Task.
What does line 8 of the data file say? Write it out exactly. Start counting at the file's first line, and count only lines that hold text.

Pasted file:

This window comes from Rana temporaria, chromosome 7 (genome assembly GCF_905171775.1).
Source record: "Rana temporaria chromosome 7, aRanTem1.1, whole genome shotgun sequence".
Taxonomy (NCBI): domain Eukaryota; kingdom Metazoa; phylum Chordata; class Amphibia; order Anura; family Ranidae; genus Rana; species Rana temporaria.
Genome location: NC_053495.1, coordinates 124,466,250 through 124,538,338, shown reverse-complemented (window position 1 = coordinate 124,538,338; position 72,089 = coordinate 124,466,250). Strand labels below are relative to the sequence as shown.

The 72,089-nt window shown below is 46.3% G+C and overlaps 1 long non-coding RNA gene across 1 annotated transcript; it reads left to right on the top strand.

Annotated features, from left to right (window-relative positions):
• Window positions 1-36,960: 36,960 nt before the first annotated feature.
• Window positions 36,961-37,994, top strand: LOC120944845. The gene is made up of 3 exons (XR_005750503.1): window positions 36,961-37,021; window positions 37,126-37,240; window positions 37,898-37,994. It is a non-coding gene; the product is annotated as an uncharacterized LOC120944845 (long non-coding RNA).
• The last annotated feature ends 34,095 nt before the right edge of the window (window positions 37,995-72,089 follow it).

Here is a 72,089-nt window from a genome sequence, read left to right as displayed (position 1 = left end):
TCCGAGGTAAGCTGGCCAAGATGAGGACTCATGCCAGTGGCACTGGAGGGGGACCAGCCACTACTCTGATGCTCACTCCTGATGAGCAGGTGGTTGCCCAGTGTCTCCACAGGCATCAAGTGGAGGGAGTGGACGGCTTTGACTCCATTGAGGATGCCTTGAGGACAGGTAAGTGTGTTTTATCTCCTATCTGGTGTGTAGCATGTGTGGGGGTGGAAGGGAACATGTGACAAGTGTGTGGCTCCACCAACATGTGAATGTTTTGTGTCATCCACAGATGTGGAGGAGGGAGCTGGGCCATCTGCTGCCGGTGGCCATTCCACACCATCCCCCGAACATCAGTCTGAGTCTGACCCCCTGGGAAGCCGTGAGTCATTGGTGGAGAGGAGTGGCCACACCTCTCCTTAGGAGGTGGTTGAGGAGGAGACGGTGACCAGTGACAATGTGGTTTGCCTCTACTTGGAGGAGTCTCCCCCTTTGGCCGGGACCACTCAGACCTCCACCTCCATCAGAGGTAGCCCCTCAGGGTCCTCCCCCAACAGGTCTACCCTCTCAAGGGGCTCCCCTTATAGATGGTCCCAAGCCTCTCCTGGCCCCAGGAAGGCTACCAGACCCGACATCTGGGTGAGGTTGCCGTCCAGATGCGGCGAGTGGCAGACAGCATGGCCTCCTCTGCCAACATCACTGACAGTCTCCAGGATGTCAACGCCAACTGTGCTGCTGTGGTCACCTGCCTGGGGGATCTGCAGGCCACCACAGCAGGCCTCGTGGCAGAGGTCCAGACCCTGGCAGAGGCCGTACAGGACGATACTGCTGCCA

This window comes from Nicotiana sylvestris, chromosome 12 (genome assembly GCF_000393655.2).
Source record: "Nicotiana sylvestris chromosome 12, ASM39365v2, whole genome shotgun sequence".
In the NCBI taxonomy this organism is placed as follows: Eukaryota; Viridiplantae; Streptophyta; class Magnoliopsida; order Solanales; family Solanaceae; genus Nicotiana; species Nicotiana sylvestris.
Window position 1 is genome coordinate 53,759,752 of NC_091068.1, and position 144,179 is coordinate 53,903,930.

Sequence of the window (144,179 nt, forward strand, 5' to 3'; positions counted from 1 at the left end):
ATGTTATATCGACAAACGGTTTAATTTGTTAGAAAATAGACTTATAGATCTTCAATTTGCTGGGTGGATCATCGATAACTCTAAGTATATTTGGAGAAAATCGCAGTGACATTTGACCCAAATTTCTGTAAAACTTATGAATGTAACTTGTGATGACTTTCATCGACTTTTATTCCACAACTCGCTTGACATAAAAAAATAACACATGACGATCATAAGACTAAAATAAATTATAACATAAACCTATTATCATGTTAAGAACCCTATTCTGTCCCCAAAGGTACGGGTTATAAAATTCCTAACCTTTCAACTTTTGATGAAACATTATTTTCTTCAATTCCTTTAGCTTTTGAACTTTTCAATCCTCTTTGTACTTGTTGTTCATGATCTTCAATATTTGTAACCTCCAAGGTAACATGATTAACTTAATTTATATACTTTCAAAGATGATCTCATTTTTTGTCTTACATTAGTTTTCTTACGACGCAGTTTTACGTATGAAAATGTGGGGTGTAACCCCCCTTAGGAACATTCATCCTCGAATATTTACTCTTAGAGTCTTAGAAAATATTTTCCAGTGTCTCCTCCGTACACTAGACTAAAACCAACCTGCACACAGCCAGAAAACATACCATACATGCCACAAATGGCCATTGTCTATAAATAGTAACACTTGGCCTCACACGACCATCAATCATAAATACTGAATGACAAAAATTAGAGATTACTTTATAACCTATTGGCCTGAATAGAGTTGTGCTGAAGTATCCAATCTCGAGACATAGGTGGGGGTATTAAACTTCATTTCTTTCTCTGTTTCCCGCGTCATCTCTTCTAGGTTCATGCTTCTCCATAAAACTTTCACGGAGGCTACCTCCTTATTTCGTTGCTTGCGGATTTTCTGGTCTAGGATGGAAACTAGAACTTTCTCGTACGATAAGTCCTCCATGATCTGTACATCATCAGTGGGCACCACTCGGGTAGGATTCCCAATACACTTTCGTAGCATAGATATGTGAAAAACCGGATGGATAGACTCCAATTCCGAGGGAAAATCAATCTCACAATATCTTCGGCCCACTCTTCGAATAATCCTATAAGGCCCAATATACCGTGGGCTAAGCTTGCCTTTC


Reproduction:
• Window positions 36,961-37,994, top strand: LOC120944845. The gene is made up of 3 exons (XR_005750503.1): window positions 36,961-37,021; window positions 37,126-37,240; window positions 37,898-37,994. It is a non-coding gene; the product is annotated as an uncharacterized LOC120944845 (long non-coding RNA).